Miller said the clubs in New England are invaluable in connecting him with teens who don't attend programs at synagogues. ''We're fighting the battle of assimilation where Jews are opting out [of their faith] out of ignorance," said Miller, an Orthodox rabbi and the New England director for the Jewish Student Union. ''With the increasing pressure of school work, we need to go to students on their ground and speak to them on their level."

Sometimes, as they work with the students, the rabbi and his assistant sound like MTV hosts trying to galvanize youth into political action. His voice increasingly rising, Schwartz recently spoke to roughly 30 students at a meeting of the newly established Jewish Student Union at Lexington High School.

''Invite and bring a friend to the next meeting. Let's really pump this club," Schwartz said, gesturing with his fist. ''You are part of something big. . . . We're going to rock this school."

On average, the weekly Jewish Student Union meetings at Massachusetts schools draw about 30 students, some of whom are Christians, the rabbi said. Students have applied to their principals to get a union chapter approved as an official school club. The clubs elect officers and appear in the yearbook a student activity.

Linnea Sage, 17, joined Newton South's club last year and has become the club's president.

''If you're just with friends, you'll discuss clothes, boys, and movies, but here, you can listen to people's ideas" about Judaism and Jewish culture, said Sage, who is Jewish.

Michael Welch, who was principal at Newton South when the club started, said he had been concerned the rabbi might proselytize and questioned whether having the word Jewish in the group's name might seem exclusionary.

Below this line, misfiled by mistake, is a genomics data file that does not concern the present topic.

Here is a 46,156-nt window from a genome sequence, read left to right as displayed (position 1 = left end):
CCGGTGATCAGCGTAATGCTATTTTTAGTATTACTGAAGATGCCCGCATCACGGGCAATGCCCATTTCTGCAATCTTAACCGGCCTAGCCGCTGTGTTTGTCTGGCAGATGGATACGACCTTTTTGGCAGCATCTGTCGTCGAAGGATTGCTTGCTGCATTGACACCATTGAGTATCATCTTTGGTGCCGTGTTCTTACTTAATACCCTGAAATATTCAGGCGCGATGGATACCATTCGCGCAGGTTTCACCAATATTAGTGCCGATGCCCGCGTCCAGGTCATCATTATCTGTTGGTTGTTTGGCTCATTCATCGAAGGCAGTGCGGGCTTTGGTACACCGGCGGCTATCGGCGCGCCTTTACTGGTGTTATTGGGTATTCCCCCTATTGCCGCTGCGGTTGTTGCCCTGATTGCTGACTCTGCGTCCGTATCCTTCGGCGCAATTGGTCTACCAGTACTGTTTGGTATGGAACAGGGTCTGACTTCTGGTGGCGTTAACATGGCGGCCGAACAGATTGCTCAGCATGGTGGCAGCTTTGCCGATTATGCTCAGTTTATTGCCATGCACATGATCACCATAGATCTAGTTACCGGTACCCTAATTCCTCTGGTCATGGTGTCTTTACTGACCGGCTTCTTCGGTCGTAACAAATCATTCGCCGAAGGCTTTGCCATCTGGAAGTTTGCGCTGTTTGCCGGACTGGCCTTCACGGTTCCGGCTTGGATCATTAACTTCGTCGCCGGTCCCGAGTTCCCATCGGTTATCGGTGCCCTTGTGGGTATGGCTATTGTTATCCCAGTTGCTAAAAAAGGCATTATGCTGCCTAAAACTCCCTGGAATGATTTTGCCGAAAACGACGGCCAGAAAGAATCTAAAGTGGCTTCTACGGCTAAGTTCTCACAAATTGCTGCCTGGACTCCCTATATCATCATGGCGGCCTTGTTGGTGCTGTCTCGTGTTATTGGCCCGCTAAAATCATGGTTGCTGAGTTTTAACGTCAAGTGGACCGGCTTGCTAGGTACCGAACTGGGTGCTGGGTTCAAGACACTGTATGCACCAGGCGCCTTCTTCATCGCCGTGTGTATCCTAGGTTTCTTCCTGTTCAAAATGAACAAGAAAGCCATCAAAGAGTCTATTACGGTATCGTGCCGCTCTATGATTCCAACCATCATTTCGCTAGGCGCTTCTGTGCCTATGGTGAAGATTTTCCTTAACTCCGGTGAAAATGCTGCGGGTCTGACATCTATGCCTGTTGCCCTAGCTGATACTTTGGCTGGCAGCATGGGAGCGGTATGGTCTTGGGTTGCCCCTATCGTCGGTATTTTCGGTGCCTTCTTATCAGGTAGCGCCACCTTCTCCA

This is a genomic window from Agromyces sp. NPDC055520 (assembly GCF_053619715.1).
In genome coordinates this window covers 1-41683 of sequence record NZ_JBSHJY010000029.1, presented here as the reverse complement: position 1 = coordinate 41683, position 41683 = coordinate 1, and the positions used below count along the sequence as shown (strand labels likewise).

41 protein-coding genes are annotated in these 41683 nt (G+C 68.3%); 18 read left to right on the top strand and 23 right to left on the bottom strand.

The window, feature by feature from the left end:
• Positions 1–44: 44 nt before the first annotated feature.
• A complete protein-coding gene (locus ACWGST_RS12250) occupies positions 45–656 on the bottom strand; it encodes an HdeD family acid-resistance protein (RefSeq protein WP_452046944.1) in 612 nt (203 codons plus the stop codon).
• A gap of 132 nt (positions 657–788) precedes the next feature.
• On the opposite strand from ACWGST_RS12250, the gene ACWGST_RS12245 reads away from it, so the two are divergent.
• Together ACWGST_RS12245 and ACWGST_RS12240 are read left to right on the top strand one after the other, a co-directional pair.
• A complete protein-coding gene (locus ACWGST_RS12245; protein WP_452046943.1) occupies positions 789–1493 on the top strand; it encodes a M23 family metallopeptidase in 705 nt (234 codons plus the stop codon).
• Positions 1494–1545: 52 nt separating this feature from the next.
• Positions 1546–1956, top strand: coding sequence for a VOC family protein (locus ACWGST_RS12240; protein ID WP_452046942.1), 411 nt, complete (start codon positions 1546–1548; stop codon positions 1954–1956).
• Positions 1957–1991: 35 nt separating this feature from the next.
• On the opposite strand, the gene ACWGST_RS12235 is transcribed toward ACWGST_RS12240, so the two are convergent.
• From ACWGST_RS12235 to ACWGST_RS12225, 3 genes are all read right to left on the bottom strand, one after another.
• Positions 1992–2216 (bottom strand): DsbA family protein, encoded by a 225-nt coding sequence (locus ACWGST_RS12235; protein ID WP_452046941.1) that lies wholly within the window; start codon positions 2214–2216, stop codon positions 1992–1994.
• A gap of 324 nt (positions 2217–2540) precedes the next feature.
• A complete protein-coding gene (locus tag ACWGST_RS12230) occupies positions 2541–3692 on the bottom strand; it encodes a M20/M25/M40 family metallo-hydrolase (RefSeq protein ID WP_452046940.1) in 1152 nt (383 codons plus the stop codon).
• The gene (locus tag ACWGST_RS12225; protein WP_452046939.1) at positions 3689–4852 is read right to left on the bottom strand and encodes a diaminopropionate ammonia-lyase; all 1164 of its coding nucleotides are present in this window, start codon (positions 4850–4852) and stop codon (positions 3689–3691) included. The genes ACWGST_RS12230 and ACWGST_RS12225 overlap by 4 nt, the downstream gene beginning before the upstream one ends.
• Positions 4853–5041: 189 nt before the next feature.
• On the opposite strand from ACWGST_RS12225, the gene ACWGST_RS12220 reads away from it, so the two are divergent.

''For the most part, it's an open, engaging group for kids to study Jewish culture," said Welch, now principal of Framingham High School. ''I didn't see it as proselytizing at all."

But the rabbi and his assistant might be pushing the envelope in what's allowed under federal law by being so involved in the regular running of a high school club meeting, said Lynn.

Miller said he and Schwartz are facilitators, while the students are the ones who call the shots and choose discussion topics from a menu of 30 or 40.

Marjorie Woods, the 16-year-old president of Lexington's club, said it would have been difficult starting the club without the rabbi and his assistant.

''I think we would run out of stuff to talk about, and people would stop coming," Woods said.

Groups that favor separation of church and state say interpretation of the ruling will be tested by religious leaders, especially evangelical Christians who see public schools as fertile ground to deliver messages. The Child Evangelism Fellowship's Good News Clubs were the plaintiffs in the 2001 Supreme Court case filed against a public school in New York state. Since winning the case, the group has quintupled its presence in public schools, to 2,330 clubs. Child Evangelism Fellowship officials say that biblical stories, memorization of Scripture, and singing religious songs are good character-building exercises for students and are applicable to children of all faiths. They deny they are proselytizing. ''The main thrust of the Good News Club is to help children understand that God loves them and cares about them," said Myron Tschetter, vice president of USA ministries for Child Evangelism Fellowship.

At Pauline A. Shaw Elementary School in Dorchester, nearly 60 students, about one-fifth of the student body, gather each Tuesday after school for Good News Club. Principal Maudlin Wright said she believes that the group's popularity reflects a demographic shift in the school's neighborhood with more Haitian and West Indian immigrants moving in. They want to make sure their children develop strong values and stay out of trouble, she said.

''From my perspective, we have a lot more respect and positive discipline," Wright said.